The arguments that I face when I talk to smart well informed people about my concerns have the following themes:

I am not practical, and I’m too idealistic.

In response to the accusation that I am not ‘practical’ I will separate the technologicallypractical from the politicallypractical. Is it technically feasible to move away from carbon? This is an engineering problem, and the answer is yes. Yes we can become sufficiently efficient with our energy use and create enough energy without carbon to power our lives. It would require a massive economic and infrastructure investment, but technically it can be done.

Is it politically practical? No. Not in the present economic and political culture. Which is why we need change. We need leaders who will challenge the present economic orthodoxy and educate people about the fantastic boon for jobs, health, democracy, and world peace that would be the practical outcome of massive infrastructure investments in green technologies.

Voting for a system that will predictably lead to unconceivable horrors is not practical. If we stray from idealism for political expediency we don’t only lose idealism, but our only chance at being practical about our future. If we concede our idealism and join the status quo we are in serious trouble. I am very afraid that if the NDP or Liberals win, we will be relieved and satisfied with a more palatable status quo. Contentment in the face of an existential catastrophe is dangerous. Serious carbon science will tell you that nothing even close to the status quo is sufficient to save our grandchildren.

One might argue that if we vote NDP, we will just have to keep pushing them left. And this is true, but in my lifetime, I have yet to see a political party gain power and then move to the left. The only possible exception is Richard Nixon. He passed both the clean air act and the clean water act because millions of people were in the streets demanding it. If we get an NDP government, we will not have millions of people in the street, but we will have oil and financial interests and the media badgering the NDP to maintain a status quo on environment and economic policy.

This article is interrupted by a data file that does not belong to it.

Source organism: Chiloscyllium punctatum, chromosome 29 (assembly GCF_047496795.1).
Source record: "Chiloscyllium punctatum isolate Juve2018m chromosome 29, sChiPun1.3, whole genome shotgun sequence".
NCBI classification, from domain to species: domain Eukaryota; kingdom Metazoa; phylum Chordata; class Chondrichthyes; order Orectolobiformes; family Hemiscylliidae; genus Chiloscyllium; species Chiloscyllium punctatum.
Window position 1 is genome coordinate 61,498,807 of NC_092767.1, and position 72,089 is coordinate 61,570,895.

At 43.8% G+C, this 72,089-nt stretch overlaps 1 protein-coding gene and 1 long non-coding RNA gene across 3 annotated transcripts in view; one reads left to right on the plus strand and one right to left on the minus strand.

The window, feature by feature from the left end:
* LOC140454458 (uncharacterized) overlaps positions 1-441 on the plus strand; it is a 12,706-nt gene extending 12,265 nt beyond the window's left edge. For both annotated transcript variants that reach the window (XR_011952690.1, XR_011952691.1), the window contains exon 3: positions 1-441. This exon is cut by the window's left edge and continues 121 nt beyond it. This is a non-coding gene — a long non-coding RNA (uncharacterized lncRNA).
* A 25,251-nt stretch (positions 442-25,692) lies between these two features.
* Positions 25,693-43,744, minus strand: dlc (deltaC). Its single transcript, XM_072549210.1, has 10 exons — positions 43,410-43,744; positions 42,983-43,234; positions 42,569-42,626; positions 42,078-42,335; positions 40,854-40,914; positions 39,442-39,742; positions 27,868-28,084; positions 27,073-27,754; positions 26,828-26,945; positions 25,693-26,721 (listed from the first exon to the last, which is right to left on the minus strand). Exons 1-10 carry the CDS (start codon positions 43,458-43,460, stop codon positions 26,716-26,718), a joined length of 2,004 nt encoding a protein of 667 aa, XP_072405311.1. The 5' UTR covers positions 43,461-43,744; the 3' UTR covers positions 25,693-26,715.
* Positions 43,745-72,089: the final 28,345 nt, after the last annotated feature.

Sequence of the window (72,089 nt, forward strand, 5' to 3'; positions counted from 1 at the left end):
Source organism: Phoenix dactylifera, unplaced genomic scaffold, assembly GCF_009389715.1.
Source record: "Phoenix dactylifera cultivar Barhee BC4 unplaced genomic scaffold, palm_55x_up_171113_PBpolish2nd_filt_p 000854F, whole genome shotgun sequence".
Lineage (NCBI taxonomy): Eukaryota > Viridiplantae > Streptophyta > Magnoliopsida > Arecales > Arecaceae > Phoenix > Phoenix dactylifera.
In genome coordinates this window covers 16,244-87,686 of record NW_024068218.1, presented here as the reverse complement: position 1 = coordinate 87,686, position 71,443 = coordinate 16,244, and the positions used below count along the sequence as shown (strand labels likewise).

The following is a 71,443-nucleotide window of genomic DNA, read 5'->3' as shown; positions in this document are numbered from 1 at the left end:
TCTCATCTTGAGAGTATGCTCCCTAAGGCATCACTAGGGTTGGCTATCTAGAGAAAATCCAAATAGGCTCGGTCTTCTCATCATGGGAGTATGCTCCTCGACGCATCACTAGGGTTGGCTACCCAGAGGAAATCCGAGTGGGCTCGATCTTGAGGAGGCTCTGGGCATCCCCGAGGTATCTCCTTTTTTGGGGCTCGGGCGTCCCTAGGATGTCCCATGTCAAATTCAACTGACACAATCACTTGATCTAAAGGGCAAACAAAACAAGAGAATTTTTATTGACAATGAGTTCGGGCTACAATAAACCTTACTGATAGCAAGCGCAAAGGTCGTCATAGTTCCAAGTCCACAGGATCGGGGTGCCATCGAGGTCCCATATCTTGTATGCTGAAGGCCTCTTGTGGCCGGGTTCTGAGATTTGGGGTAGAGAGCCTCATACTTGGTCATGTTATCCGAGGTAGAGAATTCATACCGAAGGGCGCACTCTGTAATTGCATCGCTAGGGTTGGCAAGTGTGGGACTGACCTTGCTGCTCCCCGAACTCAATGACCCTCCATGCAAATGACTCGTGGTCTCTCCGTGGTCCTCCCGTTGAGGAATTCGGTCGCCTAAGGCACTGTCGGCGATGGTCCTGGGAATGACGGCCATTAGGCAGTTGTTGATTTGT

To great surprise and satisfaction of many the NDP won in Alberta. Here is thefirst paragraphfrom an article in the Financial Post not long after this historic victory for the left:

Encouraged by a surprisingly pro-oilsands speech this week by Alberta NDP Premier Rachel Notley and a series of visits from senior members of her team, oil industry executives are feeling more optimistic that their message to hold off on major royalty changes is getting through.

It is not only unpractical but it is extremely dangerous to have both a happy tar sands industry and contented progressive voters, yet this is what Alberta got for voting for the most left of our major parties.

When Obama was elected there was palpable excitement and optimism. The absurd and evil Bush was defeated, and a candidate that seemed to understand our dread was in the White House. As Matt Taibi writes he was:

Elected in the midst of a crushing economic crisis brought on by a decade of orgiastic deregulation and unchecked greed, Obama had a clear mandate to rein in Wall Street and remake the entire structure of the American economy.

Taibi continues:

What he did instead was ship even his most marginally progressive campaign advisers off to various bureaucratic Siberias, while packing the key economic positions in his White House with the very people who caused the crisis in the first place.